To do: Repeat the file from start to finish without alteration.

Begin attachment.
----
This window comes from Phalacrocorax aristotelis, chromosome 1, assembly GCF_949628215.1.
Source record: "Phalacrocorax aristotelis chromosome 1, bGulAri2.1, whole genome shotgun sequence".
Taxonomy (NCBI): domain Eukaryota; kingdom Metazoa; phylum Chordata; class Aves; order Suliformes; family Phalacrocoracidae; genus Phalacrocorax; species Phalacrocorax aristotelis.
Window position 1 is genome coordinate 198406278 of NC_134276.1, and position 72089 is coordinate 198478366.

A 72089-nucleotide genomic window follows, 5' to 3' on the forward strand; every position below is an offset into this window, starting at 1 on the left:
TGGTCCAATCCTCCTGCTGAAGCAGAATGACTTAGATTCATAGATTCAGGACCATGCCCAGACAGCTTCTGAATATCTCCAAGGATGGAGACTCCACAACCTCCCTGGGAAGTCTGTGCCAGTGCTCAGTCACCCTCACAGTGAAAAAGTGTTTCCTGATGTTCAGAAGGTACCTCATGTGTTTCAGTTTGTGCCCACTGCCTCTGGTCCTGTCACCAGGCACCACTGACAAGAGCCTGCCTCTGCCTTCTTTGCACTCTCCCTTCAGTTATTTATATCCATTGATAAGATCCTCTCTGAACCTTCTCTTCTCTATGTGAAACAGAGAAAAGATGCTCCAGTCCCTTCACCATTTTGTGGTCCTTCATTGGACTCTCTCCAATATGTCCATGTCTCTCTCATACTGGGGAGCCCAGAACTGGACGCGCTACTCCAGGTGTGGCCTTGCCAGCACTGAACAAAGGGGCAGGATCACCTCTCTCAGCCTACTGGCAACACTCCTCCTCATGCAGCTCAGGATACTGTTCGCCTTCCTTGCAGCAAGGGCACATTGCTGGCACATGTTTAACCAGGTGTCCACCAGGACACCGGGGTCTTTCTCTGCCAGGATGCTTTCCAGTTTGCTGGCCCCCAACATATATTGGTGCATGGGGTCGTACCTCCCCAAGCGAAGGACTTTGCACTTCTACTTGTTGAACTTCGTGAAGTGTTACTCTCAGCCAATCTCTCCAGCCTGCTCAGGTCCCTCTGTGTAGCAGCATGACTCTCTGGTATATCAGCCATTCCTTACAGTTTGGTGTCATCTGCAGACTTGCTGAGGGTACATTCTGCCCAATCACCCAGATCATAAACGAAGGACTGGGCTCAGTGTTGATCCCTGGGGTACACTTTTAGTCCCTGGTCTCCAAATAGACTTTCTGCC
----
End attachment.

This window comes from Phalacrocorax aristotelis, chromosome 1, assembly GCF_949628215.1.
Source record: "Phalacrocorax aristotelis chromosome 1, bGulAri2.1, whole genome shotgun sequence".
Taxonomy (NCBI): domain Eukaryota; kingdom Metazoa; phylum Chordata; class Aves; order Suliformes; family Phalacrocoracidae; genus Phalacrocorax; species Phalacrocorax aristotelis.
Window position 1 is genome coordinate 198406278 of NC_134276.1, and position 72089 is coordinate 198478366.

A 72089-nucleotide genomic window follows, 5' to 3' on the forward strand; every position below is an offset into this window, starting at 1 on the left:
TGGTCCAATCCTCCTGCTGAAGCAGAATGACTTAGATTCATAGATTCAGGACCATGCCCAGACAGCTTCTGAATATCTCCAAGGATGGAGACTCCACAACCTCCCTGGGAAGTCTGTGCCAGTGCTCAGTCACCCTCACAGTGAAAAAGTGTTTCCTGATGTTCAGAAGGTACCTCATGTGTTTCAGTTTGTGCCCACTGCCTCTGGTCCTGTCACCAGGCACCACTGACAAGAGCCTGCCTCTGCCTTCTTTGCACTCTCCCTTCAGTTATTTATATCCATTGATAAGATCCTCTCTGAACCTTCTCTTCTCTATGTGAAACAGAGAAAAGATGCTCCAGTCCCTTCACCATTTTGTGGTCCTTCATTGGACTCTCTCCAATATGTCCATGTCTCTCTCATACTGGGGAGCCCAGAACTGGACGCGCTACTCCAGGTGTGGCCTTGCCAGCACTGAACAAAGGGGCAGGATCACCTCTCTCAGCCTACTGGCAACACTCCTCCTCATGCAGCTCAGGATACTGTTCGCCTTCCTTGCAGCAAGGGCACATTGCTGGCACATGTTTAACCAGGTGTCCACCAGGACACCGGGGTCTTTCTCTGCCAGGATGCTTTCCAGTTTGCTGGCCCCCAACATATATTGGTGCATGGGGTCGTACCTCCCCAAGCGAAGGACTTTGCACTTCTACTTGTTGAACTTCGTGAAGTGTTACTCTCAGCCAATCTCTCCAGCCTGCTCAGGTCCCTCTGTGTAGCAGCATGACTCTCTGGTATATCAGCCATTCCTTACAGTTTGGTGTCATCTGCAGACTTGCTGAGGGTACATTCTGCCCAATCACCCAGATCATAAACGAAGGACTGGGCTCAGTGTTGATCCCTGGGGTACACTTTTAGTCCCTGGTCTCCAAATAGACTTTCTGCC